I’ve been fascinated with the interdisciplinary nature of knowledge for quite some time. Science alone cannot adequately describe the human condition or what it means to understand how complicated life is. That is why different areas, both academic and non-academic, have to communicate and discuss problems – when this is done, we can begin to break down dilemmas such as human suffering. When I decide a court case, there are so many aspects that go into it – not just the decision itself, but how the families, the victim, and the defendant are impacted. Punishment for wrong-doing is one thing, but is that punishment appropriate for the amount of suffering that has been caused?


What habits make you a productive entrepreneur?

What completes me internally? Reading. Reading everything that is within my reach, whether that is academic work, periodicals, or books. I also enjoy movies, more specifically movies that open my eyes and show me worlds I haven’t seen before. I love movies that are inspiring and thought-provoking and reading everything I can, brings me much joy.


What advice would you give to your younger self?

I believe in working hard as if everything depends on you, but trusting as if everything depends on God.


What do you believe is true, but no one else agrees on?

My career has allowed me to travel so much, so I believe the best way to use your money is to travel. Many people cannot see the investment you make when you travel, and the experiences that can be gained from learning about different cultures, people, and places. How can people know about food, about culture, about the world unless they travel? It also helps tremendously to have a companion beside you to share those experiences and places with.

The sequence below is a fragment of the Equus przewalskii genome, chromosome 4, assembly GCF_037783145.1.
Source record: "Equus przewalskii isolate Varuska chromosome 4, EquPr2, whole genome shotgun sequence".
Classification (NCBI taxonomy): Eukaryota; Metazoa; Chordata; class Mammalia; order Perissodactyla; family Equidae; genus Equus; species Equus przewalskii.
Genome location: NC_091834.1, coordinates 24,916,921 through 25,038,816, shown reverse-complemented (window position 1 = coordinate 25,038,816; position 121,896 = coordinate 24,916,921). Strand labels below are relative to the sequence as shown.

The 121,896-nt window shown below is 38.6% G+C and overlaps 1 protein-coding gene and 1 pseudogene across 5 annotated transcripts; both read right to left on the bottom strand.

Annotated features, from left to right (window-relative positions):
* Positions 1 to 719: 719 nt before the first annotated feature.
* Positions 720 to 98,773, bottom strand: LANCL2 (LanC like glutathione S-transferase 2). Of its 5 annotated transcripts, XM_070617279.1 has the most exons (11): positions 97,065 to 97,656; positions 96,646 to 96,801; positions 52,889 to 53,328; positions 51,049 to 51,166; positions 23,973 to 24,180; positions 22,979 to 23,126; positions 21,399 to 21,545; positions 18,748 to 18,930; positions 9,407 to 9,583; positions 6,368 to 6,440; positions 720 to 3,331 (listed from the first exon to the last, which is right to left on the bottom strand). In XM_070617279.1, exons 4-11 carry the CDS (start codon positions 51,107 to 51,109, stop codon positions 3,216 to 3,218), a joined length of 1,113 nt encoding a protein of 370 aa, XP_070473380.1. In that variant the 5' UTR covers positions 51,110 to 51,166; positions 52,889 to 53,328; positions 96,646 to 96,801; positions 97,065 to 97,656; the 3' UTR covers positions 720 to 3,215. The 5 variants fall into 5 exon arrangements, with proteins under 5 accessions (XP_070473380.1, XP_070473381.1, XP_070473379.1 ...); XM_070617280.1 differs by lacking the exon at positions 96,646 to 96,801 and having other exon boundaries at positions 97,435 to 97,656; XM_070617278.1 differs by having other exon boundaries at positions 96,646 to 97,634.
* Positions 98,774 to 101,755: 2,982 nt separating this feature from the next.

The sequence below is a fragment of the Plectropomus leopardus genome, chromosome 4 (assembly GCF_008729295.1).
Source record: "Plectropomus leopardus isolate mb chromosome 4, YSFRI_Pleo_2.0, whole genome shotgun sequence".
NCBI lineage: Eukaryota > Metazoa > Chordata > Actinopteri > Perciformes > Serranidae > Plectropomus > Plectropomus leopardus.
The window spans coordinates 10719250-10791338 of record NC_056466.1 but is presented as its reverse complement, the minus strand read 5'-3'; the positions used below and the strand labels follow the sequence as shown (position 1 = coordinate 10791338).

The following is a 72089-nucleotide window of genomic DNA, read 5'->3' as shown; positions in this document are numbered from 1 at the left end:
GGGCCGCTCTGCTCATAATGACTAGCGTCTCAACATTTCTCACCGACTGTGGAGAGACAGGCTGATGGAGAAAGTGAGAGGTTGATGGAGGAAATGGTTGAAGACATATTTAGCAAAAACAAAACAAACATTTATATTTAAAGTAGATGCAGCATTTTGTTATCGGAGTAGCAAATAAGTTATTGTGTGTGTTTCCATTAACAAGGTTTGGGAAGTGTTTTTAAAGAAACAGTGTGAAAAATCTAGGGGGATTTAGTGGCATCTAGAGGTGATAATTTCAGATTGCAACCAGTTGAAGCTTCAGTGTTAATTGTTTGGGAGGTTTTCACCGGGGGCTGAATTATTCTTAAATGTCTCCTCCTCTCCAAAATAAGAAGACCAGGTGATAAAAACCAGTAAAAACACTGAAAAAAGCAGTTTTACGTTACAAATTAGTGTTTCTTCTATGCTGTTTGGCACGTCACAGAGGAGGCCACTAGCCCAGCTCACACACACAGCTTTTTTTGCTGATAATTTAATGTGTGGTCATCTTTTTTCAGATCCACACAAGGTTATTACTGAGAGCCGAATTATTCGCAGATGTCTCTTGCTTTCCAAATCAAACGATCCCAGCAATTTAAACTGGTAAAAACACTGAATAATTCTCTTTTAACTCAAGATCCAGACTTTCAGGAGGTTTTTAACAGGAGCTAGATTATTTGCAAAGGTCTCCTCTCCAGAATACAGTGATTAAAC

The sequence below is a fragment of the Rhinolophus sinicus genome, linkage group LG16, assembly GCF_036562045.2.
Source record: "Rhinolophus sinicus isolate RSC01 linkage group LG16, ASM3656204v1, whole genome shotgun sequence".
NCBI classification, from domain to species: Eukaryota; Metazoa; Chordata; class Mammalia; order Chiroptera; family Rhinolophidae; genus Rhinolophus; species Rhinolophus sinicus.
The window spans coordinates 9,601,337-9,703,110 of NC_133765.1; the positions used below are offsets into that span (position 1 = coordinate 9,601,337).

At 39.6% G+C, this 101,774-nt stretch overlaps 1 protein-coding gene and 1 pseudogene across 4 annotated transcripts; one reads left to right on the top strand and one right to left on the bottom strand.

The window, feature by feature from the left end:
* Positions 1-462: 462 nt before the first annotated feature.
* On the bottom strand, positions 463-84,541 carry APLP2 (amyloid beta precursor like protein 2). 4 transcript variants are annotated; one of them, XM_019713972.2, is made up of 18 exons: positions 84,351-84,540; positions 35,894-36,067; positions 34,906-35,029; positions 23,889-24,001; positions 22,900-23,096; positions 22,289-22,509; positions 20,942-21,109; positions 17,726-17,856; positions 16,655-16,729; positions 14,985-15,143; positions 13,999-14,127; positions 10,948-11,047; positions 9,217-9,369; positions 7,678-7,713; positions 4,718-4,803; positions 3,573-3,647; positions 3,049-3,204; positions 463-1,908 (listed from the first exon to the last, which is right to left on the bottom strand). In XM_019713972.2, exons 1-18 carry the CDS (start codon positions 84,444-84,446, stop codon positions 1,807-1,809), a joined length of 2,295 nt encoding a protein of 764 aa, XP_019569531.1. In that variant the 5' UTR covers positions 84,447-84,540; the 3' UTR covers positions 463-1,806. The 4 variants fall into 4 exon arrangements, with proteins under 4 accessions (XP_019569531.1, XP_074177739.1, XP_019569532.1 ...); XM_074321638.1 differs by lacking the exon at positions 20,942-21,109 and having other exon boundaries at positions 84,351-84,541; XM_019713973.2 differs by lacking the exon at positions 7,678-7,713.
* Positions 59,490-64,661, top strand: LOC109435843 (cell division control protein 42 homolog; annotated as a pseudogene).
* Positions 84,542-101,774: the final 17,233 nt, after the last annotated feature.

What is one thing you do over and over again that you believe everyone else should do as well?

Set goals and be incredibly persistent in achieving them. In the environment around you, there are so many tools at your disposal – try not to let individual goals ruin your success in the long-run.


What is one strategy that has helped you grow your business?

One way to ensure success is to surround yourself with people who understand and realize your full potential – people who believe in the same things you do, who have the same worldview and set of goals. People who are greedy and lazy, or who do not believe in the same things you do, will only slow you down.


How did you overcome a failure you’ve had in your career?

When we receive obstacles in our lives, we often become dejected. What we fail to realize, however, is that these obstacles and failures happen for a reason, and God writes our path in life. Even though the lines he writes may seem crooked to us, they are on the right path for us.


What is the best $100 you recently spent and why?

Recently, I helped someone who needed it – the pain and suffering of others bothers me, and relationships with people who need assistance trigger all of us to assist them, whether that’s with money or something else.


What piece of software helps you and why?

When I’m looking to record my ideas, I love to use a notebook or iPad. This helps me physically produce the ideas I am thinking of at the moment.

For more information about Marco Antonio Marques da Silva at https://www.epd.edu.br/professores/marco-antonio-marques-da-silva

Leave a Reply

Your email address will not be published.